Chronic underfunding of the Pennsylvania Department of Environmental Protection has compromised its ability to protect public health and the environment. Since 2002, state funding for the DEP has been cut by about 40 percent. Staffing has been reduced by about 600 positions. Safe Drinking Water DEP does not have sufficient staff to adequately inspect its 8,500 public drinking-water systems. The average workload of a DEP inspector is now double the national average. In December the U.S. Environmental Protection Agency warned DEP that this inadequate staffing could have “serious public health implications.” Air Quality DEP doesn’t have sufficient personnel to monitor air quality. A 2015 EPA audit determined DEP’s Air Quality Monitoring Division was severely understaffed. This understaffing has increased the risk of harmful pollutant discharge. Fewer companies are now being monitored and the air monitoring data is being viewed less frequently. Stream Protection DEP’s Division of Water Quality Standards does not have enough water-protection biologists to monitor the waters of the commonwealth. According to a DEP source, at least 12-18 more biologists are needed in the regional offices. This lack of staffing has increased the risk of improper pollutant discharges into Pennsylvania waterways. Chesapeake Bay The EPA has determined that Pennsylvania has not made sufficient progress in reducing the amount of nitrogen, phosphorus Read more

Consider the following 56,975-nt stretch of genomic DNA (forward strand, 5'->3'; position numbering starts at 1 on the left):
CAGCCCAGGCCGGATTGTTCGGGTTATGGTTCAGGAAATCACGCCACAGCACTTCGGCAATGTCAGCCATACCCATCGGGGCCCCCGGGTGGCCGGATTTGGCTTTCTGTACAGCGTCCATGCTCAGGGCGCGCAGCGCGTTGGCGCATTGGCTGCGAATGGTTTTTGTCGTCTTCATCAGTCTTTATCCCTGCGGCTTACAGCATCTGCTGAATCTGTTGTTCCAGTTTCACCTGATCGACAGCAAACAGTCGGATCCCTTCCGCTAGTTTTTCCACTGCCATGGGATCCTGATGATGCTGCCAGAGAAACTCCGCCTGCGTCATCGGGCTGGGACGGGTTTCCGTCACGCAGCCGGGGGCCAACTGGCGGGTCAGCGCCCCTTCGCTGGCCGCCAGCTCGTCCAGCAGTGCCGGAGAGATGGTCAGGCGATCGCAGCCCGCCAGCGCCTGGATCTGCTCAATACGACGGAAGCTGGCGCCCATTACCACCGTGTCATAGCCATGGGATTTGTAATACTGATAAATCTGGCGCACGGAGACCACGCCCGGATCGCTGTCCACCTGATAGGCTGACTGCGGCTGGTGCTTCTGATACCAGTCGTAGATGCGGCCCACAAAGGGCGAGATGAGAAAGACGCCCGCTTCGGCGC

Marcellus Money and the Pennsylvania Legislature

(Mar 10, 2017)

There are 203 lobbyists registered as working for the natural gas industry in Pennsylvania – coincidently one for each state House member. The gas industry spent more than $7 million last year and more than $60 million since 2007 on lobbying in Pennsylvania. Read more

 

Vitali: Chronic underfunding has compromised DEP

(Mar 09, 2017)

Calling it paramount to restore proper funding to the Pennsylvania Department of Environmental Protection, state Rep. Greg Vitali, D-Delaware/Montgomery, testified before the House Appropriations Committee today highlighting numerous statistics and consequences that show the agency’s ability to protect Pennsylvania’s environment is being severely handicapped. Read more

 

Vitali Report: Gas industry influence costs taxpayers money, affects public health and the environment

(Feb 10, 2017)

The natural-gas industry in Pennsylvania spent more than $7 million last year in lobbying expenses and more than $62 million in lobbing expenses since 2007 to influence the Pennsylvania Legislature, according to state Rep. Greg Vitali’s recent report: “Marcellus Money and the Pennsylvania Legislature.” Read more